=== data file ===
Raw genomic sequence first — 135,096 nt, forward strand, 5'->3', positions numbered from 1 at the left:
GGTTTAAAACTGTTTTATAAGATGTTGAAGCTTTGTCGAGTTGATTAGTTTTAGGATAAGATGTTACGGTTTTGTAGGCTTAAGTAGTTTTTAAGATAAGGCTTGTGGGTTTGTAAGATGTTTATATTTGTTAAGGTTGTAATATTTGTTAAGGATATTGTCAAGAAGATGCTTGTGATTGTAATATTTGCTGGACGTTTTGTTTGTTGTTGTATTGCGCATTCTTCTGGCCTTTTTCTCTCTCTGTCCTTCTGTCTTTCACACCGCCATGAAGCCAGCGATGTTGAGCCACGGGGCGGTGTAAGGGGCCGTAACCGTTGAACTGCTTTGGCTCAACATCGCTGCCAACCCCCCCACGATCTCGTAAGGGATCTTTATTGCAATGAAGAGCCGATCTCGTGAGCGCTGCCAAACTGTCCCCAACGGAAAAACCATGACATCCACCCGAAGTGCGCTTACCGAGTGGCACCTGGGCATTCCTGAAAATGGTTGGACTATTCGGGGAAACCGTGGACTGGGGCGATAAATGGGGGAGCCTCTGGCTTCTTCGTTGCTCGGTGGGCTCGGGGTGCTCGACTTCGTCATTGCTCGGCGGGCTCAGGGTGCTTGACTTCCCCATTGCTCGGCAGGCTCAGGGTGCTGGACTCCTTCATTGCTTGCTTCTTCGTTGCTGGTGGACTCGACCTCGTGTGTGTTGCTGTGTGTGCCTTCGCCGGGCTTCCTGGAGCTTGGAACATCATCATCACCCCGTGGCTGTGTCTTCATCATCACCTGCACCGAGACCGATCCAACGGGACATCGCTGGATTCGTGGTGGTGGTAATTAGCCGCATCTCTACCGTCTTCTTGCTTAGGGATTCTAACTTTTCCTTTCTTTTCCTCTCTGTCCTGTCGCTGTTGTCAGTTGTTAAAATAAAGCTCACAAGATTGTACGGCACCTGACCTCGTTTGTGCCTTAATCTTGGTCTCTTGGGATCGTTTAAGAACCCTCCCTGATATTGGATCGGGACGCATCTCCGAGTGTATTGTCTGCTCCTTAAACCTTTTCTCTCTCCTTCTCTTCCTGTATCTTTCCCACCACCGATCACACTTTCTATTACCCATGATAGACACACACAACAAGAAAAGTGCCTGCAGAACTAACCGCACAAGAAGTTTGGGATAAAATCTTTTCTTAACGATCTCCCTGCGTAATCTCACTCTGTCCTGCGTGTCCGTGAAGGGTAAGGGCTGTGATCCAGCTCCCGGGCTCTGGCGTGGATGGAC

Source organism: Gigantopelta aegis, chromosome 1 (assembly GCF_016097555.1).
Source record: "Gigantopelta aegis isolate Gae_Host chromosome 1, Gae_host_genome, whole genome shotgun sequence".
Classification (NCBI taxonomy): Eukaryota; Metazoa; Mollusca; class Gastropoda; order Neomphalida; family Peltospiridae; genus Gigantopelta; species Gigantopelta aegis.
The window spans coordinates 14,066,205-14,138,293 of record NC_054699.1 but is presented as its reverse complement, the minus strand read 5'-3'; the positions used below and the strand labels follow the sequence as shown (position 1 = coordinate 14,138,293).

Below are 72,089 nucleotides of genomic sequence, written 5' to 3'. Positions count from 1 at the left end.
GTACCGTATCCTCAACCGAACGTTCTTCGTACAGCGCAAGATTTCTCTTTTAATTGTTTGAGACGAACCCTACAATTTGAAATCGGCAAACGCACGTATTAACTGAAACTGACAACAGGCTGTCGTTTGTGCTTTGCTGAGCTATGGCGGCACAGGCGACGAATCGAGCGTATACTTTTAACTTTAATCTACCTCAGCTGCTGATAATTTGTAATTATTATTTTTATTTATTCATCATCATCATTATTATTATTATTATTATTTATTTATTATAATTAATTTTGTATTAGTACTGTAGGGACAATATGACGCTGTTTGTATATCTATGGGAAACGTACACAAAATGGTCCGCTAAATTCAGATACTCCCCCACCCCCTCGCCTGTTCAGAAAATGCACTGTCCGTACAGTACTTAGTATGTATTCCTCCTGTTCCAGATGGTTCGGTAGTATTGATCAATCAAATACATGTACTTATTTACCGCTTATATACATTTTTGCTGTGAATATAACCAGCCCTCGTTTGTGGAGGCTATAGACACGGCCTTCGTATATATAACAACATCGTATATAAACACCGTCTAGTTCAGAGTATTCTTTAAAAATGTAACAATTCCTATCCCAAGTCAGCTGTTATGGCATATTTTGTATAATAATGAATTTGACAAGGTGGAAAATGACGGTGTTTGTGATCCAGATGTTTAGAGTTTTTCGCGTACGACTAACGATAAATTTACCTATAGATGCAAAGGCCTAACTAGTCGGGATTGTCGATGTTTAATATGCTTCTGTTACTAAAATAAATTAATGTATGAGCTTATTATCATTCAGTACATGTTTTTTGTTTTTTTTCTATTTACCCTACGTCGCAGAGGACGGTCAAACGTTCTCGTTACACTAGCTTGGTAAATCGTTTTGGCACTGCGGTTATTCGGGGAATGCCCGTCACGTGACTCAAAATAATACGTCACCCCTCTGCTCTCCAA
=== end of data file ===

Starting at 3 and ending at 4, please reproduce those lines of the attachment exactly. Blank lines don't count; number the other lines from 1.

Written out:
Source organism: Gigantopelta aegis, chromosome 1 (assembly GCF_016097555.1).
Source record: "Gigantopelta aegis isolate Gae_Host chromosome 1, Gae_host_genome, whole genome shotgun sequence".